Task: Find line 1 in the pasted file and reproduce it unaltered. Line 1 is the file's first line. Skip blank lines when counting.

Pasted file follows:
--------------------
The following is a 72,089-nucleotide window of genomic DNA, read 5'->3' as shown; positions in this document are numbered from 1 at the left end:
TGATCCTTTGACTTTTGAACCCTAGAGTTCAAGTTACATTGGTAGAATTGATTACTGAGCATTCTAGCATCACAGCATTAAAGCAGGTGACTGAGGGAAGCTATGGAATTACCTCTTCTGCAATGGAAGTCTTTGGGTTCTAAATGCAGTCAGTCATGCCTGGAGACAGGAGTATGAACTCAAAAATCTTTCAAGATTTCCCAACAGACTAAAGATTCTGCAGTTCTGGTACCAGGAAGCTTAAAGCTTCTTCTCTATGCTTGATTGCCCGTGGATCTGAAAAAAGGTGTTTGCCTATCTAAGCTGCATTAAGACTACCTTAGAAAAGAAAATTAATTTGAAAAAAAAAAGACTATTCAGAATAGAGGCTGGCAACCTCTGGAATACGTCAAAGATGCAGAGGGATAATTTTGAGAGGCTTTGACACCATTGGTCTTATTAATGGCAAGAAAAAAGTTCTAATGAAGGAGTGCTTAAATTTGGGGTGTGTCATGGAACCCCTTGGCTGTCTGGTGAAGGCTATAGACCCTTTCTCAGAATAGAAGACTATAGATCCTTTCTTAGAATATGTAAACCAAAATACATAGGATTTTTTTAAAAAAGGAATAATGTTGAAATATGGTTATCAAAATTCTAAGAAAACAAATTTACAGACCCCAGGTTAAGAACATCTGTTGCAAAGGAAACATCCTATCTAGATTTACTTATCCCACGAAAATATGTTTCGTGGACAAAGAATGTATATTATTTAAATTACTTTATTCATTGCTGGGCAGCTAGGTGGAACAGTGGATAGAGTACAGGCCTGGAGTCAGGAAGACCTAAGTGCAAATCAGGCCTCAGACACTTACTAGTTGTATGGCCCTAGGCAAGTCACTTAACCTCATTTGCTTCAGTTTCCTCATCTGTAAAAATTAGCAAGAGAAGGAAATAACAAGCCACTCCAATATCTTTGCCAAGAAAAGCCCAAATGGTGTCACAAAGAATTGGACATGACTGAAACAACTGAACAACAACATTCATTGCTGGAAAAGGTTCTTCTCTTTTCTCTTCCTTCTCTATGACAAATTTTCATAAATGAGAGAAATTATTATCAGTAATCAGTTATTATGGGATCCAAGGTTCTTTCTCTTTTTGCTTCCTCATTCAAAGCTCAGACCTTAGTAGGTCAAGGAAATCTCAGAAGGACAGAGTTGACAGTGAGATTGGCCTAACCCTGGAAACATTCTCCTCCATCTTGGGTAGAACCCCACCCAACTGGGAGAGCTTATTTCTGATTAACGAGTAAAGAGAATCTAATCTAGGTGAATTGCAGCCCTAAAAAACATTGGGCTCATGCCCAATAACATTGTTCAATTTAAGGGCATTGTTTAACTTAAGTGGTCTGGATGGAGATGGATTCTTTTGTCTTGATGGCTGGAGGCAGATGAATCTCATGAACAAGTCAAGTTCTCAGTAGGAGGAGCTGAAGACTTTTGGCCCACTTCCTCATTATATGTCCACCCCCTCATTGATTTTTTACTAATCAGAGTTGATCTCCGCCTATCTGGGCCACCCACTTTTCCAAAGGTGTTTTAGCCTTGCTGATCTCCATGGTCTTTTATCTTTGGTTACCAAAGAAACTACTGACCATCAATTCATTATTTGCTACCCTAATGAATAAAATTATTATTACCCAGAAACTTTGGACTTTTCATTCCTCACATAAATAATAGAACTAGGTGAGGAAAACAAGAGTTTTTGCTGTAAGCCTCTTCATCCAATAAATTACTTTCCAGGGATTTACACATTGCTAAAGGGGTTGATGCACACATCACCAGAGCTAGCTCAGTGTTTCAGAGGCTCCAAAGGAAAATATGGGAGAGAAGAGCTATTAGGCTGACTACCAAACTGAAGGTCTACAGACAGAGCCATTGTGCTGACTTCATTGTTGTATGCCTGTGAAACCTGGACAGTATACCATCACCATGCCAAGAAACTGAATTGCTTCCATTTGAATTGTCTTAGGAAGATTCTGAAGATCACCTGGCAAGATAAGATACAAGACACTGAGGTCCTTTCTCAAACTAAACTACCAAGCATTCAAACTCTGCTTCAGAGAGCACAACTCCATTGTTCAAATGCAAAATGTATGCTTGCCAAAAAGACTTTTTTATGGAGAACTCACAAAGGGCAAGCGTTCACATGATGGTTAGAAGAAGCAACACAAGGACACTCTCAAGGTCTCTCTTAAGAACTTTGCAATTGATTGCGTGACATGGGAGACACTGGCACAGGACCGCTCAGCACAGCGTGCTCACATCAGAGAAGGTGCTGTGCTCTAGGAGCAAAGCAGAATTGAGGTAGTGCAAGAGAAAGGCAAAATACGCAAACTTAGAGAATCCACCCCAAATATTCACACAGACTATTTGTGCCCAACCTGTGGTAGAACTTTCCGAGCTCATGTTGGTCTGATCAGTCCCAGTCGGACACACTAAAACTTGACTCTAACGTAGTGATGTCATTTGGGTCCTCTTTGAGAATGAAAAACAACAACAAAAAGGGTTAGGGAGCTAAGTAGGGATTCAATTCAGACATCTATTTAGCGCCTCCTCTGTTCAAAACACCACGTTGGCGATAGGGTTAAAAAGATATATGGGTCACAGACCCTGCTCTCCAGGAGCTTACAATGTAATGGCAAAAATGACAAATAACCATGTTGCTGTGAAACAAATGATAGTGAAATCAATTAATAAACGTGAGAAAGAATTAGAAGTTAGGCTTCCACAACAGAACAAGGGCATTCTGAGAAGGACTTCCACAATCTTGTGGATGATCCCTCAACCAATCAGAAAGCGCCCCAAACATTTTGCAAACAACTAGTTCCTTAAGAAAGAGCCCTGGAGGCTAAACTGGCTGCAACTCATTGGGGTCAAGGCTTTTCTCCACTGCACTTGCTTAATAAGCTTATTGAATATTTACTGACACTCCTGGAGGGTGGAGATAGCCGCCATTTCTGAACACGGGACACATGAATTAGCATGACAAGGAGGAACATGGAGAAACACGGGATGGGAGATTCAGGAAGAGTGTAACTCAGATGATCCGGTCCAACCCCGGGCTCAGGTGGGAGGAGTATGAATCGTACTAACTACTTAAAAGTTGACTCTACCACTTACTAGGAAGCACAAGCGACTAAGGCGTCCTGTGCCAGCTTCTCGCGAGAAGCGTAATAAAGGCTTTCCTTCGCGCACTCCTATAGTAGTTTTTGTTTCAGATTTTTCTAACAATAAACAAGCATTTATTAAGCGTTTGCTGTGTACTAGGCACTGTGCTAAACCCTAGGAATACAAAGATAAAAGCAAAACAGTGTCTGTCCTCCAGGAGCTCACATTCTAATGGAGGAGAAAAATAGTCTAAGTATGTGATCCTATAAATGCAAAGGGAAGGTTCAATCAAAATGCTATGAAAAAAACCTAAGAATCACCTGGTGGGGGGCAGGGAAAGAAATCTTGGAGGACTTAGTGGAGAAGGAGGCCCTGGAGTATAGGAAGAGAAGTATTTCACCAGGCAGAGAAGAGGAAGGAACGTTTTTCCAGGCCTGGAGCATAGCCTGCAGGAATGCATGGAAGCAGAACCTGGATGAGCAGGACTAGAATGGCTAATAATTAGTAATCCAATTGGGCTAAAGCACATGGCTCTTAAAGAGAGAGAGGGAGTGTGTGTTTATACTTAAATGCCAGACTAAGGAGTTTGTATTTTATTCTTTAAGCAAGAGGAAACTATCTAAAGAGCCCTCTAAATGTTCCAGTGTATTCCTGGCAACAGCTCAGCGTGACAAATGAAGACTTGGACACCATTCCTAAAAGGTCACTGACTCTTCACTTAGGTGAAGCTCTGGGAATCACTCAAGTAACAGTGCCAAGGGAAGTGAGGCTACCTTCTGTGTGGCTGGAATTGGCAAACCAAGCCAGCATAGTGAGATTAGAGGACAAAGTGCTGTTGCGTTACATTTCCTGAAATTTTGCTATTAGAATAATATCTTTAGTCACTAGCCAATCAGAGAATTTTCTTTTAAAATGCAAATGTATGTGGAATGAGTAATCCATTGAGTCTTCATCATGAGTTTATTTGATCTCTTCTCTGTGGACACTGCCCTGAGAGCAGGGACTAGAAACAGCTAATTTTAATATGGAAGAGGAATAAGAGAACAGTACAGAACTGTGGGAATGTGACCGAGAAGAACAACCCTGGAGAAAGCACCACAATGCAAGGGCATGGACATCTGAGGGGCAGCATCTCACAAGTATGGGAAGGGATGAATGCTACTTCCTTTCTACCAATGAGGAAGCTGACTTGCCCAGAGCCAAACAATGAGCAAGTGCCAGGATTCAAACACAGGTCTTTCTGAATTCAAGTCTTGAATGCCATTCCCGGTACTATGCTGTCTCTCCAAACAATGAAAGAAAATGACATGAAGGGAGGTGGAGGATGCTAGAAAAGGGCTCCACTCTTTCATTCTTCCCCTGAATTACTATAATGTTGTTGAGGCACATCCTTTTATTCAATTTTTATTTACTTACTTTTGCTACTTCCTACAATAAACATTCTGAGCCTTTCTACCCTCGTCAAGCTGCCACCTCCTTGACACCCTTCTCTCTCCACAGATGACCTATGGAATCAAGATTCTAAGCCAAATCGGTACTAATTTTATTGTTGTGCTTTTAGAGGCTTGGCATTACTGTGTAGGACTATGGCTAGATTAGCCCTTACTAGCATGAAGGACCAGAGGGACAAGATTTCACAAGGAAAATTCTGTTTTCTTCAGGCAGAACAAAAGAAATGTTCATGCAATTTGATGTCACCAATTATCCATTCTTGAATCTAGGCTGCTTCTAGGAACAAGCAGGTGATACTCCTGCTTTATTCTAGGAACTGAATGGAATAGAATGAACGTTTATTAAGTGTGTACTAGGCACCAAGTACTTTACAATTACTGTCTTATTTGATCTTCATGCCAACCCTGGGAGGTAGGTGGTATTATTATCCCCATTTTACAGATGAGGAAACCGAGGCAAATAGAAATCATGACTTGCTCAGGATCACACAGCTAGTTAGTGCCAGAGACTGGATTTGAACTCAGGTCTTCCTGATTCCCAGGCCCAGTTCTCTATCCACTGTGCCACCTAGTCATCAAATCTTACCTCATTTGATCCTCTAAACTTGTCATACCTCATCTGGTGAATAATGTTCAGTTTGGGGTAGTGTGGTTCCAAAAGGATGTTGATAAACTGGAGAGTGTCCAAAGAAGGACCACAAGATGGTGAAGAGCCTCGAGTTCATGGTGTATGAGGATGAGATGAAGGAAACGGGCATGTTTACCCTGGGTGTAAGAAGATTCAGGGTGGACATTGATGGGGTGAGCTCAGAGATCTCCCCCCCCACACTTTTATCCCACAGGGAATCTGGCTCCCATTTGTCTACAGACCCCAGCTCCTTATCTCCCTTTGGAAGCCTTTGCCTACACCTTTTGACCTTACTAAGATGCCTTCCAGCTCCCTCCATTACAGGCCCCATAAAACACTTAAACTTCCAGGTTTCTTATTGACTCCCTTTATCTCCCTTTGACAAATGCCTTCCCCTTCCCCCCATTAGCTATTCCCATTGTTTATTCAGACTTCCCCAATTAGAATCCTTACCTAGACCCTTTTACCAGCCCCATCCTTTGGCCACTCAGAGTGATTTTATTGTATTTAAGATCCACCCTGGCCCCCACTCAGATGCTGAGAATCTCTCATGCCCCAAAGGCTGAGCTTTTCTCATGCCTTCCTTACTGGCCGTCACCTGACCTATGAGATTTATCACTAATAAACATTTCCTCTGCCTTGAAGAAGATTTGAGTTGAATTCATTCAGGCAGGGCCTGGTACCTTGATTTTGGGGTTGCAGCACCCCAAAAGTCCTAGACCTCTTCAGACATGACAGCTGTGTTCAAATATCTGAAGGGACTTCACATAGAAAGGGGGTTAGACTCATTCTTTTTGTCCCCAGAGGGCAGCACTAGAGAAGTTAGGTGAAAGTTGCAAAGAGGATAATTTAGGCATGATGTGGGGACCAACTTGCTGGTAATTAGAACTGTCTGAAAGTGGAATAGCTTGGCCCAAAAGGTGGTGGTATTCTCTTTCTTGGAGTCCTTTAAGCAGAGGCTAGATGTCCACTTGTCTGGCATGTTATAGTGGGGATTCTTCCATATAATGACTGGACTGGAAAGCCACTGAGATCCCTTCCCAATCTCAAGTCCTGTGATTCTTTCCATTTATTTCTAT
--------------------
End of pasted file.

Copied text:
The following is a 72,089-nucleotide window of genomic DNA, read 5'->3' as shown; positions in this document are numbered from 1 at the left end: